Illinois Central Railroad 2024 Calendar

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The longest railroad in the world in 1856, Illinois Central rails crossed Illinois, and eventually connected Chicago to New Orleans and the Gulf of Mexico. Locomotives and trains featured in...
Type: Calendars
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The longest railroad in the world in 1856, Illinois Central rails crossed Illinois, and eventually connected Chicago to New Orleans and the Gulf of Mexico. Locomotives and trains featured in the calendar range from a Mountain (4-8-2) built by Lima in 1924, an Alco 0-6-0 switcher from 1916, EMD GP-9s from 1954, named trains like the City of Miami, and more. Celebrate the “Mainline of Mid-America.”

This 2024 monthly wall calendar features: Large blocks for notes | Superb printing quality | Heavy 100-pound paper | Deluxe 11- by 14-inch size

Locomotives featured in this edition include:
• Illinois Central EMD Class GP-18 9415 and EMD Class GP-28 9432 lead a local freight at Louisville, KY, on January 7, 1966.
• Illinois Central 9030 and 9008 (two GP9’s built by EMD in 1954) are running light at Clinton, IL, on February 3, 1955. Between 1954 and 1958, Illinois Central purchased 328 GP-9s.
• Here comes Illinois Central 4000 on the northbound City of Miami approaching Champaign, IL, on March 2, 1947. The City of Miami offered every-third-day reserved coach service.
• Illinois Central 2736, a 2-10-2 Santa Fe with an auxiliary water car, is being prepared for service at the Paducah, KY, engine terminal on April 27, 1957. This locomotive and others like it were built by the Lima Locomotive Works in 1921, and most remained in service until late 1958.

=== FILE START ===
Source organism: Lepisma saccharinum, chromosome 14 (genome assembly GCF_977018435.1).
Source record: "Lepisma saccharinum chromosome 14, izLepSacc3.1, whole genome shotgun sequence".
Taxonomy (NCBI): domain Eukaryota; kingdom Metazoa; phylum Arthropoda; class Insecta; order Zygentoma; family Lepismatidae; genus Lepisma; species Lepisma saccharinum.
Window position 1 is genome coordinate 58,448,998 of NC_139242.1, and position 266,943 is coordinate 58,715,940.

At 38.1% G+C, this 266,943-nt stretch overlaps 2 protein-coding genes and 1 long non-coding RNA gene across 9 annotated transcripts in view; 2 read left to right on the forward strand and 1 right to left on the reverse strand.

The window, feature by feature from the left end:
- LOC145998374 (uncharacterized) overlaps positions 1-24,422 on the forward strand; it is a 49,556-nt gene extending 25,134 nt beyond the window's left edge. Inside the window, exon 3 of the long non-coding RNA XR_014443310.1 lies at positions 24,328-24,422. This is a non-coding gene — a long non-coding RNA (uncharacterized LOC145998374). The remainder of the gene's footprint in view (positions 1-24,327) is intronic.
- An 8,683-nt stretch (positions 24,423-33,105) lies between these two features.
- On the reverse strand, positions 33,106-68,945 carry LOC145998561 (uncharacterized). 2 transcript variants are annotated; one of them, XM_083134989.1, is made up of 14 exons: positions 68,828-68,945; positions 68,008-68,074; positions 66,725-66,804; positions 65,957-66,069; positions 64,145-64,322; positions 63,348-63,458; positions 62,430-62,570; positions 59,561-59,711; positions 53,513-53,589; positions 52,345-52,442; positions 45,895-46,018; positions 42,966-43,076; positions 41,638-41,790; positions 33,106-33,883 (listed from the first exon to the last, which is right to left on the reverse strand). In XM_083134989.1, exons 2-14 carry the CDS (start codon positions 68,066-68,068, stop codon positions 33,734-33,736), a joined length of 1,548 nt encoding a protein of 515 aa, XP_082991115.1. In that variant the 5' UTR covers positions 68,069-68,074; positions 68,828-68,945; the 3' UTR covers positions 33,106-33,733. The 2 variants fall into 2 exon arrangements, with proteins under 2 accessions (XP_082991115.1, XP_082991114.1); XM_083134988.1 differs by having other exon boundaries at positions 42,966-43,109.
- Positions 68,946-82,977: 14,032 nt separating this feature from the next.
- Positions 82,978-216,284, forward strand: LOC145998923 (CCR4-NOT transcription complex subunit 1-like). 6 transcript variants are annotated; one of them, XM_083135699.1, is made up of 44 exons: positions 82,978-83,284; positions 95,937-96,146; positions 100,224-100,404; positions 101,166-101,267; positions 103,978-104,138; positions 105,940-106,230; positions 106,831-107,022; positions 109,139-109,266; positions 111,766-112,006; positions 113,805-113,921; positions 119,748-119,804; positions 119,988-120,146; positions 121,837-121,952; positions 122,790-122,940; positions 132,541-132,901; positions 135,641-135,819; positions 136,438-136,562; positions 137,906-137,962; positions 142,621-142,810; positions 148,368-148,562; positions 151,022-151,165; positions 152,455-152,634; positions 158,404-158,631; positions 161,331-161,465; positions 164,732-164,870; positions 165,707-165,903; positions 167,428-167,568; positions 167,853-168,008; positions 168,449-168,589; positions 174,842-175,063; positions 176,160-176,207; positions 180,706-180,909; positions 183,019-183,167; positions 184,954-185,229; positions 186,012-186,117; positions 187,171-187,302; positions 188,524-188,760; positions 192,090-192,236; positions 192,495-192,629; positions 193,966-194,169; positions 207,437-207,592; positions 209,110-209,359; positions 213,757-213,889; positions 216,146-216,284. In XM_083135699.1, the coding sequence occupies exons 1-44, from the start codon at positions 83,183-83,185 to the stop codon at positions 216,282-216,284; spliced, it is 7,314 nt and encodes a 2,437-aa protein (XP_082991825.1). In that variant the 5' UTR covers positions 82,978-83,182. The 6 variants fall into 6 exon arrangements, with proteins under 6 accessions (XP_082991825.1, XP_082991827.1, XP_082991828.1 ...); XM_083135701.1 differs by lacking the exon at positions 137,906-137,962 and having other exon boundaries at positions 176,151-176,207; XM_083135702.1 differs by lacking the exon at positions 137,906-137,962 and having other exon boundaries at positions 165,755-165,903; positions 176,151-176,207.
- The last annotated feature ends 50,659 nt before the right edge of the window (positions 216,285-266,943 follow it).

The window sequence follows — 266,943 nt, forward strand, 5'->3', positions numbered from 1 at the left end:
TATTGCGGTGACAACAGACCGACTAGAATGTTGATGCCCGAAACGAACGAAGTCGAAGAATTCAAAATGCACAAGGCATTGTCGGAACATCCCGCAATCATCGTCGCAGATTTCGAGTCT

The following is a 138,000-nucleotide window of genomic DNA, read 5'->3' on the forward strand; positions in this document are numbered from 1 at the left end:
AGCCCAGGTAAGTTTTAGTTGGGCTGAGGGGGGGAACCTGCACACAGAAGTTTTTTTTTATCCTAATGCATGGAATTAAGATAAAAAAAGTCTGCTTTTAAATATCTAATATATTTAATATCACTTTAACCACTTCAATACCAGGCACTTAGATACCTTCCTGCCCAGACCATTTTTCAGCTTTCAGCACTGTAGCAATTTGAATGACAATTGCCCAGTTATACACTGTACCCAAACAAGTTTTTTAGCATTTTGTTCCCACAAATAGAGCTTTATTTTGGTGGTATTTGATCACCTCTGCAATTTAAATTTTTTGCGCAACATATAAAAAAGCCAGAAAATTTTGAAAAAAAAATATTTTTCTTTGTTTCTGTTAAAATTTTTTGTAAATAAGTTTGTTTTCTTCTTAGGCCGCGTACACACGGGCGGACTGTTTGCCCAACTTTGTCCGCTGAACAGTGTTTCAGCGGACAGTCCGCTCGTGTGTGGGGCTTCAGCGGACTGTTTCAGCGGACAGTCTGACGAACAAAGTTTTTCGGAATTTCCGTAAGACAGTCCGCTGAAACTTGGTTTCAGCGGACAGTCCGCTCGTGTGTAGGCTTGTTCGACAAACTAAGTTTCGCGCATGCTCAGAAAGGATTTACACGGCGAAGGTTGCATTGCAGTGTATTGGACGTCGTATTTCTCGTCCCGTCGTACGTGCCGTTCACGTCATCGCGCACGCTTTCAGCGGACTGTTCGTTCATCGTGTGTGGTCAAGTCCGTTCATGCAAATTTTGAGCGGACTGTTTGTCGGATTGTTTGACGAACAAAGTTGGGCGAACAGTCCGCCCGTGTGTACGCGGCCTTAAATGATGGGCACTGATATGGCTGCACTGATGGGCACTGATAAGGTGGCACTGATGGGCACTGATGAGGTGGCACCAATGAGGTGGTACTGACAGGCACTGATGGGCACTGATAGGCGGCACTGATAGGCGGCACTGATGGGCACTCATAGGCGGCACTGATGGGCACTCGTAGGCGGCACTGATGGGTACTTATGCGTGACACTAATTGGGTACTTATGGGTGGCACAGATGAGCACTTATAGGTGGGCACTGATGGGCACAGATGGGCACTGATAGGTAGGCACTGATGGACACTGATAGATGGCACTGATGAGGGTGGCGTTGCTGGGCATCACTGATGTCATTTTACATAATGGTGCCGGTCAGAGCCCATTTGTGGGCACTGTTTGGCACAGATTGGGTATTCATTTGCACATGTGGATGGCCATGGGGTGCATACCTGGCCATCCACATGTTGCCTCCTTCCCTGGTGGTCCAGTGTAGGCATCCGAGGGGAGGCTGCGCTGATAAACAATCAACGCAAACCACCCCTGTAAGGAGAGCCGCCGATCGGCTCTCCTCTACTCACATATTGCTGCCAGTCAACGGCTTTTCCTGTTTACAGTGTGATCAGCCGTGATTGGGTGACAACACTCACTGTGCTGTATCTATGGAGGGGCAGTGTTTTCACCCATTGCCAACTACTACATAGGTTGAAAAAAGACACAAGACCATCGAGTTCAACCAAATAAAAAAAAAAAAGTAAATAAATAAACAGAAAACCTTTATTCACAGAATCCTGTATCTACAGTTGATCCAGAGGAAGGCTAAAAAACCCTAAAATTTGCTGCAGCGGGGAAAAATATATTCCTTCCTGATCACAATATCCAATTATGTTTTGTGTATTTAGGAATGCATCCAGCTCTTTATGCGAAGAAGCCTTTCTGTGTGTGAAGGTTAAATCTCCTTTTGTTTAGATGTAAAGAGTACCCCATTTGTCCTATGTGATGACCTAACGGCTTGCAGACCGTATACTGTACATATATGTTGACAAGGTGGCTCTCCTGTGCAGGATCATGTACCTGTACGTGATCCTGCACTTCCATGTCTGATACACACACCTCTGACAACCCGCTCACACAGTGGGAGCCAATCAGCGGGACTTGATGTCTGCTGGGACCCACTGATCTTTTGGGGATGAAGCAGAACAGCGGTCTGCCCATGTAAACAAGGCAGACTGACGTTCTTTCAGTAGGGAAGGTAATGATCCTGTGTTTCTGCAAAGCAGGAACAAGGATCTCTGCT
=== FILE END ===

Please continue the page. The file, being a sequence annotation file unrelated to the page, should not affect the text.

• Illinois Central engine 9512, an Electro-Motive GP-38AC four-axle, diesel-electric built in 1970, and two other units just like it, plus a Gulf, Mobile and Ohio unit on the rear of the power consist lead a freight through Alma, IN, on May 2, 1973.
• Illinois Central 2438, a Mountain Type (4-8-2) built by the Lima Locomotive Works in December 1924, is in passenger train service at Chicago, IL, on June 2, 1953.
• Illinois Central 9200 and 9203, both steam boiler equipped EMD GP-9s, are on Train #11, the Hawkeye at Chicago, IL, in July 1966. The Hawkeye was a daily train operated between Chicago and Sioux City, IA, a distance of 509 miles. The Hawkeye operated under that name from 1919 until the last train ran the day prior to the start of Amtrak.
• Illinois Central (EMD E-9A) 4034 and Central of Georgia 812 (EMD E8A painted in I.C. colors) are leading Train #10, the northbound Seminole at Kankakee, IL, on July 26, 1967. The Seminole went into service in 1925. It was a passenger train, providing daily service between Chicago and Naples, FL.
• Locomotive 2604, a Mountain (4-8-2), is on a southbound coal empty; it has pulled off the main line at DuQuoin, IL, to allow a freight to do some switching in September 1958. The Illinois Central acquired E units early on, but they continued to use steam instead of the early diesel cab units like the EMD FT’s, F3’s, F7’s and Alco FA’s through 1958.
• Illinois Central 290, one of two 0-6-0 switchers built by the American Locomotive Company in 1916, was assigned switching duties at New Orleans, LA, on October 3, 1943. Legendary Denver photographer Richard Kindig was on leave from the Army during World War II and found 290 at the I.C. engine terminal.
• Here is the Green Diamond northbound at the Kankakee, IL, depot on November 13, 1941. Built by Pullman-Standard, it was delivered with a power car and five passenger cars, all streamlined. Officially delivered to the Illinois Central on March 27, 1936, IC ran several publicity trains, and the train was put on display. Finally, on May 17, 1936, it was put into regular service.
• Illinois Central 3507, an 0-8-0 built and delivered by the Baldwin Locomotive Works in 1921, is putting on a quite a show as it pulls away from the water tank at Paducah, KY, on April 28, 1957. There were originally 70 of these switchers and they all had long careers. These locomotives were retired a few at a time as diesel switchers took over, and by 1960 all of them were retired.

Published by Tide-mark Press © 2023